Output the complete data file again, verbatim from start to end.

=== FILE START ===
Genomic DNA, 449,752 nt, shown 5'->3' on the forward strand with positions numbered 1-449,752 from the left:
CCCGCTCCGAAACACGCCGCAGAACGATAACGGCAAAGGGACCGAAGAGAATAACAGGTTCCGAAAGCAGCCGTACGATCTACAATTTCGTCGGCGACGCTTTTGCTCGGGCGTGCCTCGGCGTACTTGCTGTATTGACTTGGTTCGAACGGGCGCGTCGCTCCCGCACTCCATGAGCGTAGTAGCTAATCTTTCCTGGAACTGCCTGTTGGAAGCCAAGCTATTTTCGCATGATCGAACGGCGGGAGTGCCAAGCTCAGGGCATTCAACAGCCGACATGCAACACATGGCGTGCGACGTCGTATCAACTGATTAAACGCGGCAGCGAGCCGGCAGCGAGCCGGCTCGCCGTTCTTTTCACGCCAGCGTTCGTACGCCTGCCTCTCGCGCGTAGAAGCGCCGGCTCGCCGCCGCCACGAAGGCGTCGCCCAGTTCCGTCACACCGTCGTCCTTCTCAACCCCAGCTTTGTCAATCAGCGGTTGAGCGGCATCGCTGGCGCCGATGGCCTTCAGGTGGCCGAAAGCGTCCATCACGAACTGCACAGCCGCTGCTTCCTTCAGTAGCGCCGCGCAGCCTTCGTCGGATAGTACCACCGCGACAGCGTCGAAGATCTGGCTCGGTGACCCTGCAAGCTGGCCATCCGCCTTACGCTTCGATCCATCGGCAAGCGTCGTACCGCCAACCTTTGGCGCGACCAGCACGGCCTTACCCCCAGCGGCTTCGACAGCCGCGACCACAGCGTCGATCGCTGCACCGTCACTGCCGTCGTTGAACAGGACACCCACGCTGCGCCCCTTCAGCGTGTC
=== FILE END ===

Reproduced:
Genomic DNA, 449,752 nt, shown 5'->3' on the forward strand with positions numbered 1-449,752 from the left:
CCCGCTCCGAAACACGCCGCAGAACGATAACGGCAAAGGGACCGAAGAGAATAACAGGTTCCGAAAGCAGCCGTACGATCTACAATTTCGTCGGCGACGCTTTTGCTCGGGCGTGCCTCGGCGTACTTGCTGTATTGACTTGGTTCGAACGGGCGCGTCGCTCCCGCACTCCATGAGCGTAGTAGCTAATCTTTCCTGGAACTGCCTGTTGGAAGCCAAGCTATTTTCGCATGATCGAACGGCGGGAGTGCCAAGCTCAGGGCATTCAACAGCCGACATGCAACACATGGCGTGCGACGTCGTATCAACTGATTAAACGCGGCAGCGAGCCGGCAGCGAGCCGGCTCGCCGTTCTTTTCACGCCAGCGTTCGTACGCCTGCCTCTCGCGCGTAGAAGCGCCGGCTCGCCGCCGCCACGAAGGCGTCGCCCAGTTCCGTCACACCGTCGTCCTTCTCAACCCCAGCTTTGTCAATCAGCGGTTGAGCGGCATCGCTGGCGCCGATGGCCTTCAGGTGGCCGAAAGCGTCCATCACGAACTGCACAGCCGCTGCTTCCTTCAGTAGCGCCGCGCAGCCTTCGTCGGATAGTACCACCGCGACAGCGTCGAAGATCTGGCTCGGTGACCCTGCAAGCTGGCCATCCGCCTTACGCTTCGATCCATCGGCAAGCGTCGTACCGCCAACCTTTGGCGCGACCAGCACGGCCTTACCCCCAGCGGCTTCGACAGCCGCGACCACAGCGTCGATCGCTGCACCGTCACTGCCGTCGTTGAACAGGACACCCACGCTGCGCCCCTTCAGCGTGTC